Quarry A (c. 6.5 × 13.5 m, depth c. 2 m; Figs. 3–5) was rectangular, with four or five quarrying steps (each c. 0.4 m deep) on three of its sides (L12–L14). A wide, deep quarrying step (L11; c. 4 × 4 m, depth c. 1 m) was exposed next to the western side of the quarry. There was no opening in the quarry for removing stones.
Quarry B (12 × 14 m, depth c. 3.5 m; Figs. 4, 6, 7) was square, with five to eight quarrying steps on all sides. There was no opening in the quarry for removing stones.
Quarry C (9 × 21 m, depth c. 5 m; Figs. 8–10) was rectangular, with six quarrying steps. Quarrying negatives were discerned, indicating that several stones (c. 0.5 × 0.7 m) were produced in the quarry. There was no opening in the quarry for removing stones.
Quarry D (14 × 15 m; Figs. 9, 11) was large, and extended westward, beyond the excavation limits. Four to six quarrying steps were uncovered. The southwestern side of the quarry (L47) was opened to facilitate the removal of stones.
Quarry E (25 × 40 m, max. depth 10 m; Figs. 12, 13) was an extensive quarry that consisted of six clusters of rock-cuttings (L52–L57) connected by hewn passages. Six to ten quarrying steps were uncovered on all sides. Stones were removed out of the quarry through an opening (L58) on its southwestern side. Evidence of mechanical drilling was discovered in the southern part of the quarry, indicating that this area was also quarried during the modern era.
Quarry F (Figs. 14–16) was an extensive quarry, comprising five clusters of rock-cuttings (L62–L64, L66, L69). A raised bedrock surface (L65) in the center of the quarry had three–four quarrying steps. The two southern steps (L66, L69) were large and deep (max. depth 12 m) and open to the south, whereas the three northern ones were smaller and open to the north.
Quarry G (8 × 8 m, depth c. 3 m; Figs. 17, 18) was small and square, with several quarrying steps. The negatives of quarried stones (0.5 × 1.0 m, c. 0.5 × 1.5 m) could be discerned on the quarry’s floor and on its steps. Signs of mechanical drilling were noted on the western wall of the quarry. The ancient steps were evidently removed due to modern quarrying activity.
Quarry H (c. 10 × 18 m, depth c. 5 m; Figs. 16, 19, 20) was rectangular, with several quarrying steps. The quarrying negatives of rectangular stones of various sizes were discerned where the rock-cutting was carried out. Numerous signs of modern mechanical drilling were discovered on the western side of the quarry. The quarry was opened to the south to facilitate the removal of stones.
Quarry I (Figs. 21, 22) was located near the top of the spur. It comprised two deep, adjacent clusters of rock-cuttings (L91—c. 8 × 8 m, depth c. 3 m; L97—c. 6. × 7, depth c. 2.5 m). The quarrying was carried out directly on the surface. Five quarrying steps (each c. 0.5 m deep) were discovered on the quarry’s sides. No steps were discovered in the eastern wall of Cluster 91 due to karstic weathering of the bedrock. Many severance channels (width c. 0.5 m, depth c. 0.25 m) were discovered on the quarry's floor.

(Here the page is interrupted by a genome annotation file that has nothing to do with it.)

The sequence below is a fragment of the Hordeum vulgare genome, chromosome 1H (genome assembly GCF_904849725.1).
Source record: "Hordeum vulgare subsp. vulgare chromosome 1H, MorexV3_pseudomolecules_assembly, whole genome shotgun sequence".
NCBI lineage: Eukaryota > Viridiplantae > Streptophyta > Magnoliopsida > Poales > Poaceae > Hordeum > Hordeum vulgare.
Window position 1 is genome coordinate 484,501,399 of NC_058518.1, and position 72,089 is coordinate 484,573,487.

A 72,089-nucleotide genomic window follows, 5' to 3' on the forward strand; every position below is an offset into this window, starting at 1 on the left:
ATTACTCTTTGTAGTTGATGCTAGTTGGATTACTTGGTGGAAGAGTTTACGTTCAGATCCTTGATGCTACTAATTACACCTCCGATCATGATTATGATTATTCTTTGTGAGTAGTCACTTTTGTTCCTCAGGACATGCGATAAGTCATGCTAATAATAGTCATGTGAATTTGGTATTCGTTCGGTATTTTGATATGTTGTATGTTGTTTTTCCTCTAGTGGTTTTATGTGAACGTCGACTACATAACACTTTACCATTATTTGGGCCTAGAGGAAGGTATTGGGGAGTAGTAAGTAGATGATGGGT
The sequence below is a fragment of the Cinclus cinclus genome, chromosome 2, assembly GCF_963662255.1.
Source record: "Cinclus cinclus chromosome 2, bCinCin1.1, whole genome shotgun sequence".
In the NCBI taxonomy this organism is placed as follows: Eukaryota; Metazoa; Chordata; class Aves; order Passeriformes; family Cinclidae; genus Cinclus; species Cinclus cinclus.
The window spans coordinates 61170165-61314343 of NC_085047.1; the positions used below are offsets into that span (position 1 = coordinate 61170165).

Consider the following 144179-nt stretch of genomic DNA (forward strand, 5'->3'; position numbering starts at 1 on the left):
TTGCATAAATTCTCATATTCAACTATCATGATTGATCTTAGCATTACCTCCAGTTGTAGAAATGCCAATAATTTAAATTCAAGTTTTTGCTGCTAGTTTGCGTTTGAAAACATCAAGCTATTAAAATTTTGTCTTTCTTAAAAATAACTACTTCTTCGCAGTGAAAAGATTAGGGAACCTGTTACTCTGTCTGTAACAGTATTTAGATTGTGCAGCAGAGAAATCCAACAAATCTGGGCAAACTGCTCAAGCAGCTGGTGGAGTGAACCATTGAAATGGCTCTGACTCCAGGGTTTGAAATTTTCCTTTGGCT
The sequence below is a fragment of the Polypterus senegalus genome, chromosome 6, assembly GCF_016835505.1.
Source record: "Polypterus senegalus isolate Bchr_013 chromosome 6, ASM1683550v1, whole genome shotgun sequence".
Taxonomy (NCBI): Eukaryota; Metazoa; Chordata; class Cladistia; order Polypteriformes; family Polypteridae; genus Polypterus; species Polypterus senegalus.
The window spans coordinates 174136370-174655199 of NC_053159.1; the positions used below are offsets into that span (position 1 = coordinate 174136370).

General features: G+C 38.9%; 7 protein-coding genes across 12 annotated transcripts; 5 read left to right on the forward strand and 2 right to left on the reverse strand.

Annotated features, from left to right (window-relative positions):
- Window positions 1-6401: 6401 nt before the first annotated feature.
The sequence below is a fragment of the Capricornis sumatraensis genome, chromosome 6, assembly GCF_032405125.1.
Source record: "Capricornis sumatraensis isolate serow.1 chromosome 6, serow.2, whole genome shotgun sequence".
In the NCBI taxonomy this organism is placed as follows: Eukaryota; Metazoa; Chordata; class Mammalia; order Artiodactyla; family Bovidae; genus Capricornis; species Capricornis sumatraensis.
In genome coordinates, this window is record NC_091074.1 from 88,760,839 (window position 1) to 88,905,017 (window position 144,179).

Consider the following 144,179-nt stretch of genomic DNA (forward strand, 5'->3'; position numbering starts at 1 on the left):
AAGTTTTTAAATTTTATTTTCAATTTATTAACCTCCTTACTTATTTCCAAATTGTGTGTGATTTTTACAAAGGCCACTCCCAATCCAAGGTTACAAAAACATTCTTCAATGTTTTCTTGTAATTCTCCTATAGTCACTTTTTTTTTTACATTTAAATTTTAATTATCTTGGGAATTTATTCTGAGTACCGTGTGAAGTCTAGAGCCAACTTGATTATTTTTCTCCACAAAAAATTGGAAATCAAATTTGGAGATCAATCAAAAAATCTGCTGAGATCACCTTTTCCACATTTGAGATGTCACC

Building (Figs. 3, 4, 23). A rectangular building (c. 3 × 4 m) whose walls (W1, W2, W4, W5) were constructed of a single row of large and medium fieldstones was discovered next to Quarry A. Walls 1, 4 and 5 were built on the bedrock, whereas W2 was constructed on stone slabs that were used to level the area (L26). The walls were preserved to a height of 0.5–1.5 m. An opening (width c. 1 m) was exposed next to the southeastern corner of the building. A leveled layer of tamped earth (L16) was discovered inside the building, above the bedrock. The structure was apparently used as a field tower at the time when the quarries were in use.
Wall (W1; length c. 35 m, width c. 0.5 m, height c. 0.5 m). An east–west wall, built of a single row of large fieldstones and set on the bedrock, retained the southern side of a road (width c. 2 m). The road was delimited on the north by a natural bedrock terrace. A layer of tamped earth and small stones deposited on the bedrock was exposed along the road. It seems that the road was used for transporting stones from the quarries.
Pottery sherds from the Early Roman period were discovered in the layers of quarrying debris. These included a bowl (Fig. 24:9), cooking pots (Fig. 24:11, 12), jugs (Fig. 24:14–19) and juglets (Fig. 24:20–22). A bowl (Fig. 24:10) and a cooking pot (Fig. 24:13), also from the Early Roman period, were found inside the building. A coin of a procurator from the time of Claudius (54 CE; IAA 146295) was discovered in a severance channel in Quarry E. A metal plate (c. 0.5 × 6.0 × 8.0 cm; Fig. 25), belonging to a two-plated wedge used for quarrying, was discovered in Quarry F. When detaching a stone from the bedrock, the wedge would be inserted between two such plates, referred to as lekhayaim, which increased the pressure on the stones and reduced the wear of the wedge set between them. Late Iron Age pottery—bowls (Fig. 24:1, 2), kraters (Fig. 24:3) and jars (Fig. 24:4–8)—were found in two stone clearance heaps adjacent to Quarry I.
Based on the finds recovered from the quarries, the quarrying activity began in the Early Roman period. Sherds from the late Iron Age, discovered in the stone clearance heaps, are probably indicative of activity during this period, but have no relation to the quarries. The differences between the large and small quarries, specifically the structure of the quarries and the size of their stones, stem from the differences in the rock in which the quarrying was conducted. Signs of mechanical drilling discovered in several of the quarries show that they were also used in the modern era. The quarries found in the current excavation augment the numerous quarries previously discovered north of ancient Jerusalem.